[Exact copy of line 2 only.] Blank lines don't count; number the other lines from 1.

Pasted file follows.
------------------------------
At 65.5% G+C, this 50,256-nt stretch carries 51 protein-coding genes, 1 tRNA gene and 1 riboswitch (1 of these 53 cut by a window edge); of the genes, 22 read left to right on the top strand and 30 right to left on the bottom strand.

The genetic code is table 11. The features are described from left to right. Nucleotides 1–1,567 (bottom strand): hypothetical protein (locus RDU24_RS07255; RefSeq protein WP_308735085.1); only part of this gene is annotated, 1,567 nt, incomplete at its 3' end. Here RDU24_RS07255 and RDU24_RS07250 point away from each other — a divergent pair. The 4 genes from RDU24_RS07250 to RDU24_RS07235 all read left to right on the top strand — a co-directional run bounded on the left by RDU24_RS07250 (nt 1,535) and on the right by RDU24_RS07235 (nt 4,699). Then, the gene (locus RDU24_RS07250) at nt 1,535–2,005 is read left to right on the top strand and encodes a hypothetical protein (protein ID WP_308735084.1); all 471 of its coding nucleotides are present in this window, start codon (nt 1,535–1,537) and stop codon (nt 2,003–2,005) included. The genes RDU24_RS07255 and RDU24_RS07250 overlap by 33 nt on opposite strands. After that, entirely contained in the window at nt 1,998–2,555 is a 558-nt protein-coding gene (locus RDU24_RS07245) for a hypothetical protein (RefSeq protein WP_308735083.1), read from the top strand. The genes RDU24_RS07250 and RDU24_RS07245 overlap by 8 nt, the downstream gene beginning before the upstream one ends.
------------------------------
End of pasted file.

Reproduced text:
The genetic code is table 11. The features are described from left to right. Nucleotides 1–1,567 (bottom strand): hypothetical protein (locus RDU24_RS07255; RefSeq protein WP_308735085.1); only part of this gene is annotated, 1,567 nt, incomplete at its 3' end. Here RDU24_RS07255 and RDU24_RS07250 point away from each other — a divergent pair. The 4 genes from RDU24_RS07250 to RDU24_RS07235 all read left to right on the top strand — a co-directional run bounded on the left by RDU24_RS07250 (nt 1,535) and on the right by RDU24_RS07235 (nt 4,699). Then, the gene (locus RDU24_RS07250) at nt 1,535–2,005 is read left to right on the top strand and encodes a hypothetical protein (protein ID WP_308735084.1); all 471 of its coding nucleotides are present in this window, start codon (nt 1,535–1,537) and stop codon (nt 2,003–2,005) included. The genes RDU24_RS07255 and RDU24_RS07250 overlap by 33 nt on opposite strands. After that, entirely contained in the window at nt 1,998–2,555 is a 558-nt protein-coding gene (locus RDU24_RS07245) for a hypothetical protein (RefSeq protein WP_308735083.1), read from the top strand. The genes RDU24_RS07250 and RDU24_RS07245 overlap by 8 nt, the downstream gene beginning before the upstream one ends.